In our fast growing technical age people are no longer visiting the Internet; they are living on the Internet. The Internet has become such a known place that its use has become mundane, with users seeking out answers to impulsive burning questions one minute, and simple everyday how-to videos the next. The Internet has become so all-encompassing that Google is now studying these everyday impulse queries and categorizing them as “micro-moments.”
A Google study completed this year called “Consumers in the Micro-Moment” emphasizes the importance of brands being visible in the moment. Google discusses how brands need to recognize users are acting on impulses, and are therefore demanding relevance with instant gratification. There is no longer always a clear-cut pathway to purchase, instead many users are shopping on mobile devices, and seeking out the fastest way to learn, do, find or buy something. It is within these micro-moments of impulse that marketers now need to focus their energy for the future of digital marketing.
There are four main kinds of consumer micro-moments that Google has identified as valuable to brands. Each of these micro-moments is based off user patterns from data gathered by Google across their search queries. Being able to properly target these micro-moments and capitalize on users’ split-second decisions is the future of digital marketing. Here are the four micro-moments you need to optimize your advertising for:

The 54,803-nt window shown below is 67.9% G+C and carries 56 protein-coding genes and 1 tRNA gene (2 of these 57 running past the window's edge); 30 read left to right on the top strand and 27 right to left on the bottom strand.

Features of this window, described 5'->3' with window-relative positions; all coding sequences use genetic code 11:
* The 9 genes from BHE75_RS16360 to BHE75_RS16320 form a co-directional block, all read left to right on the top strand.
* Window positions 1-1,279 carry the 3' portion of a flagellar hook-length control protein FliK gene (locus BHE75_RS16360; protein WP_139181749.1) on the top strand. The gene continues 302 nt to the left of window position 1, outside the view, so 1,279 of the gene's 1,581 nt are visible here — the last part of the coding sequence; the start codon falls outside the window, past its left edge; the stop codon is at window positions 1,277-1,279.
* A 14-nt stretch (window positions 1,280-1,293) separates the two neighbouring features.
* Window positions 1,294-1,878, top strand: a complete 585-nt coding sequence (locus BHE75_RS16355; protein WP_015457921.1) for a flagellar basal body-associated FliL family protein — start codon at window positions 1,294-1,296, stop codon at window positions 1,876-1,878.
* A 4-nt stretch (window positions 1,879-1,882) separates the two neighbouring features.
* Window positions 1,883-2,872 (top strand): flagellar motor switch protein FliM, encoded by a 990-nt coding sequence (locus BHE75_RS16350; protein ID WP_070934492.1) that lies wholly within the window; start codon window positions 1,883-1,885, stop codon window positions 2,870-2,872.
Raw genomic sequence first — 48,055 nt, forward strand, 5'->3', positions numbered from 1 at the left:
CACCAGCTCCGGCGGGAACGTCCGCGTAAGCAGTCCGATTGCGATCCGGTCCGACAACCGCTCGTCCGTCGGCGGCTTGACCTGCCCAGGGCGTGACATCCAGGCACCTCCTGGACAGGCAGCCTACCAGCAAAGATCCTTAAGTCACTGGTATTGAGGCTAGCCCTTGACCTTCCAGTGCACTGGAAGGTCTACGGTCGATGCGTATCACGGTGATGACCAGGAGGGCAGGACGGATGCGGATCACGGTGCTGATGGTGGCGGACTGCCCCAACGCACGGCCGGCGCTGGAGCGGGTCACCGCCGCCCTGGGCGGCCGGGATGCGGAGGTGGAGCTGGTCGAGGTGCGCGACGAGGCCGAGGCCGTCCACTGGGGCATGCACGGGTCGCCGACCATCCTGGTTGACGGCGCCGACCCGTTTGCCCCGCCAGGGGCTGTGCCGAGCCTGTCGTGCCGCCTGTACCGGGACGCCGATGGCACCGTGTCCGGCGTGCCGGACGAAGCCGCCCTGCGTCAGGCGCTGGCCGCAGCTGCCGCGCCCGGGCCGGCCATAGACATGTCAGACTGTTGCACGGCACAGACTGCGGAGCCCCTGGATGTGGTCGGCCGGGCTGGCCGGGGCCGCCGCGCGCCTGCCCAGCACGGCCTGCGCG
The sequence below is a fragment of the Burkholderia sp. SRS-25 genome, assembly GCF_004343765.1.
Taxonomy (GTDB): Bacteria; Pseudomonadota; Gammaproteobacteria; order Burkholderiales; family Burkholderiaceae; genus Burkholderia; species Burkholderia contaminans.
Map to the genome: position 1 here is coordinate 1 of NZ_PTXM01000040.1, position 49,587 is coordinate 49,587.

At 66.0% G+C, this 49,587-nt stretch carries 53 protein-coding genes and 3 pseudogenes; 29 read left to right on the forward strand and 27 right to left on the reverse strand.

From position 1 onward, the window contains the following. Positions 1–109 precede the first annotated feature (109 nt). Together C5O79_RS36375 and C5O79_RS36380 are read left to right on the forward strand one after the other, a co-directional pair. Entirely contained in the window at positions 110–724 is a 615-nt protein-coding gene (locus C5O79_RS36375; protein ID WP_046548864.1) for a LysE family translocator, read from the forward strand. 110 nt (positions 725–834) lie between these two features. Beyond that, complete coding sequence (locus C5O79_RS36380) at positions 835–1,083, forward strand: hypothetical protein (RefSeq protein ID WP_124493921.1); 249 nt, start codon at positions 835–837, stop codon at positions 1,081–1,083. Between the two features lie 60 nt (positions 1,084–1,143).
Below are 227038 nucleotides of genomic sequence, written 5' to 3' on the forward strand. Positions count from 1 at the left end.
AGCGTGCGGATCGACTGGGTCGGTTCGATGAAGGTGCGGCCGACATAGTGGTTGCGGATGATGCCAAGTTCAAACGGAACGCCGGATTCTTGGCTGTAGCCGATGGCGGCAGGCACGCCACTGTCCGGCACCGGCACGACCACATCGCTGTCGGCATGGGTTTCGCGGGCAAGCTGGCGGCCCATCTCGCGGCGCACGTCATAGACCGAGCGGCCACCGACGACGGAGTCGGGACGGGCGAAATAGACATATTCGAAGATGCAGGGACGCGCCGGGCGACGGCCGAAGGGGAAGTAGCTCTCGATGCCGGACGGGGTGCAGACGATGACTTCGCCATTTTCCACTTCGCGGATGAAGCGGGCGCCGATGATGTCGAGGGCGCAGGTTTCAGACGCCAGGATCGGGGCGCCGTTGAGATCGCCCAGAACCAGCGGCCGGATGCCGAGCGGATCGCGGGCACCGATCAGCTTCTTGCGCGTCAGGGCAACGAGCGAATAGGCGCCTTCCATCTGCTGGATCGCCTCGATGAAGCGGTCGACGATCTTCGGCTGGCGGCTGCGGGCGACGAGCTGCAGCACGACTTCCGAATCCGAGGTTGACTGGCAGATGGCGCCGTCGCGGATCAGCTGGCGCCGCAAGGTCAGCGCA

Micro-Moment #1 – “I Want To Know”
One of the key micro-moments is based around the digital information age. People are always connected to the Internet in some capacity with a nearby device, whether it is a smartphone, laptop or tablet, making seeking out information easier than ever. In fact 66% of smartphone users will look up something they saw on a TV commercial. People are less likely to phone a friend or open up a book for the answers to their queries when they have the option to Google something and have results in seconds. The “I Want To Know” micro-moment occurs when people have these burning questions or inquiries that they then search for online.